Tuesday, May 30, 2006

Bridging Differences: A Dialogue Between Deborah Meier and Diane Ravitch Education Week
Perhaps nothing but the debate on the war is as devisive as the debates over education; and that's too bad, because only the kids really loose in such contention. Last fall I was at a meeting of committed, creative, industrious leaders who labor tirelessly to each bring some creative new solution to the education mix. In the back scowled non-stop a union rep, a reporter, and a anti-reform college prof, all of whom could see nothing but evil in the designs of the participants.

This article wonderfully bridges some of the gaps between the opposing camps. Some out-takes:

Unlike Deborah, Diane has long supported an explicit, prescribed curriculum, one that would consume about half the school day, on which national examinations would be based. Diane believes in the value of a common, knowledge-based curriculum, such as the Core Knowledge curriculum, that ensures that all children study history, literature, mathematics, science, art, music, and foreign language; such a curriculum, she thinks, would support rather than undermine teachers’ work. Deborah, while strongly agreeing on the need for a broad liberal arts curriculum, doubts that anyone can ensure what children will really understand and usefully make sense of, even through the best imposed curriculum, especially if it is designed by people who are far from the actual school communities and classrooms.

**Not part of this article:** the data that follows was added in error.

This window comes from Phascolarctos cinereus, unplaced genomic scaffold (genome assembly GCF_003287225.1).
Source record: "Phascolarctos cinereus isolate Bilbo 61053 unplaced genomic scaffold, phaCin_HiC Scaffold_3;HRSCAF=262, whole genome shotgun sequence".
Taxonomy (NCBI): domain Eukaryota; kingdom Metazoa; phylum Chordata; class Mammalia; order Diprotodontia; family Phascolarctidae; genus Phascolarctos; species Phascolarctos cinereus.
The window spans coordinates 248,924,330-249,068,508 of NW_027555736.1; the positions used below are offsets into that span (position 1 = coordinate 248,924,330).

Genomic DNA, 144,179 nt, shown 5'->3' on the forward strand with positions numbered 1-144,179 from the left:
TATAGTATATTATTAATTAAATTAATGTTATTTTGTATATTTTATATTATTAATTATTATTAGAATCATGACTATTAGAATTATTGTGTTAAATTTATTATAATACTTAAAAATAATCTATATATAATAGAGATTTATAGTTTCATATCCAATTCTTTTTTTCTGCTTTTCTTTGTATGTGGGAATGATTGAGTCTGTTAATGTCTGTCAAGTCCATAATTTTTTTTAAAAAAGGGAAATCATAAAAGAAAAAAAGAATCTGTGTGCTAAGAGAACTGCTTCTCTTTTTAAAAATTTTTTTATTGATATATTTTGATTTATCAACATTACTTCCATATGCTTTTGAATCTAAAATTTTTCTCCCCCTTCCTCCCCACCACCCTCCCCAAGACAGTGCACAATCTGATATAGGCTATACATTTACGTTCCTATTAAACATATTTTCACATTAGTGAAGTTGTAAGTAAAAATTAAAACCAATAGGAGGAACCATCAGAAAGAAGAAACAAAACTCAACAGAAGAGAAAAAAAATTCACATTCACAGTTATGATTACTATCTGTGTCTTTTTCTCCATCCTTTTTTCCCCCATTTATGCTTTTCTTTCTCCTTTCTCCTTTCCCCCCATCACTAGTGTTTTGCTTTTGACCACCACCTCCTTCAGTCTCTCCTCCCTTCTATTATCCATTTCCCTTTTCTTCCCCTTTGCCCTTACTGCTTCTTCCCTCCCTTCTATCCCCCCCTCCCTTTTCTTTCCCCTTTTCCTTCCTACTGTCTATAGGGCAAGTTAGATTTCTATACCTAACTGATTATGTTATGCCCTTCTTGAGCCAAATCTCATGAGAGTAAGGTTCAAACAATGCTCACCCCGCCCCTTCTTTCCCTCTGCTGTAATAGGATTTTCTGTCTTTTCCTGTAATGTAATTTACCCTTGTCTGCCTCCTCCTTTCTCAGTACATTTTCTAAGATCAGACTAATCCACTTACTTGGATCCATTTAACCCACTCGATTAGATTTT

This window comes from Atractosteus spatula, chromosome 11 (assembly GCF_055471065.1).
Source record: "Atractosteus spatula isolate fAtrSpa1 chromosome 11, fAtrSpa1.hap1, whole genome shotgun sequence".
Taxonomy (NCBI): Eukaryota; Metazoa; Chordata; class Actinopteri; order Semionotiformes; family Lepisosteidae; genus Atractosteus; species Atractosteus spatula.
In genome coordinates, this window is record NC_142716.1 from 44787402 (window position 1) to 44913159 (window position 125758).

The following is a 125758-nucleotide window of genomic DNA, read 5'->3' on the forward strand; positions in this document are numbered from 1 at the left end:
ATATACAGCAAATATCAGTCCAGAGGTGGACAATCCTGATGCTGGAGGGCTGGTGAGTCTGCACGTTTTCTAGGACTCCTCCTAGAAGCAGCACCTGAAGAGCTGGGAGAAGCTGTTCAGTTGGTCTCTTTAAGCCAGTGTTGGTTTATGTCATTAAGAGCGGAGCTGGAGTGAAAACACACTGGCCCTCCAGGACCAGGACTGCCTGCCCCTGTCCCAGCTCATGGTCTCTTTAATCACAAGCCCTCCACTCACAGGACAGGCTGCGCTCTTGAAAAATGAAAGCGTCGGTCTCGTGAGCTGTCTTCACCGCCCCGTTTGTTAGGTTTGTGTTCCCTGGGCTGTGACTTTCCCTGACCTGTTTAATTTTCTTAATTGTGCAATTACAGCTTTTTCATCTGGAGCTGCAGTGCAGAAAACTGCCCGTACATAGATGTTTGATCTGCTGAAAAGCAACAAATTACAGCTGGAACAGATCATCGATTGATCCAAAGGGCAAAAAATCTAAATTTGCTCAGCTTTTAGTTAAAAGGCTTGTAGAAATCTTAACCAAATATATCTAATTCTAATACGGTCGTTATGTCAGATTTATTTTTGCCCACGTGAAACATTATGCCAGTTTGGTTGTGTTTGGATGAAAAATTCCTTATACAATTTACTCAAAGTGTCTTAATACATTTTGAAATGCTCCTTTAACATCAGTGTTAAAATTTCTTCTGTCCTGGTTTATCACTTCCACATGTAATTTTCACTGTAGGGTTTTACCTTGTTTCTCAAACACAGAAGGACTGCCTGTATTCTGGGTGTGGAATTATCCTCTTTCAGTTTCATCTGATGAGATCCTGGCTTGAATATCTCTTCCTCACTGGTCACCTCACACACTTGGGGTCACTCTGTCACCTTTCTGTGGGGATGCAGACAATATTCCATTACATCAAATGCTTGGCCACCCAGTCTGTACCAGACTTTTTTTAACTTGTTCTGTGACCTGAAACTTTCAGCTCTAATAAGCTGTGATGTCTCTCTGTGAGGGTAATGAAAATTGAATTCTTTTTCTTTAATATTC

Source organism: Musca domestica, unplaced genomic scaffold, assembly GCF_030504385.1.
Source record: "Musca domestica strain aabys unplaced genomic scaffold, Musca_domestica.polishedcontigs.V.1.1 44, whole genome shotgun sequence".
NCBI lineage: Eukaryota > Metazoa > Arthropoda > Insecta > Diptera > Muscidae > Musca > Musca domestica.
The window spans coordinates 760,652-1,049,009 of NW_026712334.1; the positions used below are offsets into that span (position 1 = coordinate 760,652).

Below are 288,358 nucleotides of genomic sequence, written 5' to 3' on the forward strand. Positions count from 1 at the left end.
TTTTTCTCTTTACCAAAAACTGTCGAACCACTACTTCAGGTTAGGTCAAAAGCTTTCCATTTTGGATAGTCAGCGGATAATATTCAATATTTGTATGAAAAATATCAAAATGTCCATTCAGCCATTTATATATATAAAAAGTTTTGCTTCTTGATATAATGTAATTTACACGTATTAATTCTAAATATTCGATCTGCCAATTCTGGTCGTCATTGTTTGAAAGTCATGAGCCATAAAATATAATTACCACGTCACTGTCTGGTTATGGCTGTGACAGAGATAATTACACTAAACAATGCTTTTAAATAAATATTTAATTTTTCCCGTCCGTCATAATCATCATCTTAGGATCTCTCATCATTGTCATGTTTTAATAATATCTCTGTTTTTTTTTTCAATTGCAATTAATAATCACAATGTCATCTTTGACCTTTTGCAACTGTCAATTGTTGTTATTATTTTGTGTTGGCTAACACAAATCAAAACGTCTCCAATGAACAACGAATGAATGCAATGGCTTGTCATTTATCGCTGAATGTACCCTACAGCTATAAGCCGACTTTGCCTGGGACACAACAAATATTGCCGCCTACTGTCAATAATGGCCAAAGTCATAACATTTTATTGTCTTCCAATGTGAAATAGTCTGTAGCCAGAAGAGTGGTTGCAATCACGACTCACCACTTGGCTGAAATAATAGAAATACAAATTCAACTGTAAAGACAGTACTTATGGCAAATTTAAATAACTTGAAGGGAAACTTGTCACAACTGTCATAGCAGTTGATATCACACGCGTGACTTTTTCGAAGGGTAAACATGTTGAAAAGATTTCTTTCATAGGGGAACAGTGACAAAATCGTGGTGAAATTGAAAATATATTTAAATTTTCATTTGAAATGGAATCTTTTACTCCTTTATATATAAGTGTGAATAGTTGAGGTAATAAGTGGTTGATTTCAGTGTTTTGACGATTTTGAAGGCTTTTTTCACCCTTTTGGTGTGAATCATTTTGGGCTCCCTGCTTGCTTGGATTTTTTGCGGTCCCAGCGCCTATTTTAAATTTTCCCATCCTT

Yet both of us are appalled by the relentless “test prep” activities

Deborah is a pioneer of the small-schools movement. Diane, while not an opponent of that movement, has questioned whether such schools have the capacity to offer a reasonable curriculum, including advanced classes.

We found that we were both dismayed by efforts in New York City to micromanage what teachers in most K-8 schools do at every moment in the day.

The establishment of a national curriculum and national testing has its dangers, Diane concedes, but the consequences of preserving the status quo may be even more dangerous for the nation’s future. On this point—opposition to preserving the status quo—both Diane and Deborah agree.
Reading this, you might get confused as to which is the conservative! Well, ff we didn't agree with both of them, we wouldn't be sacrificing our career to work at an alternative.

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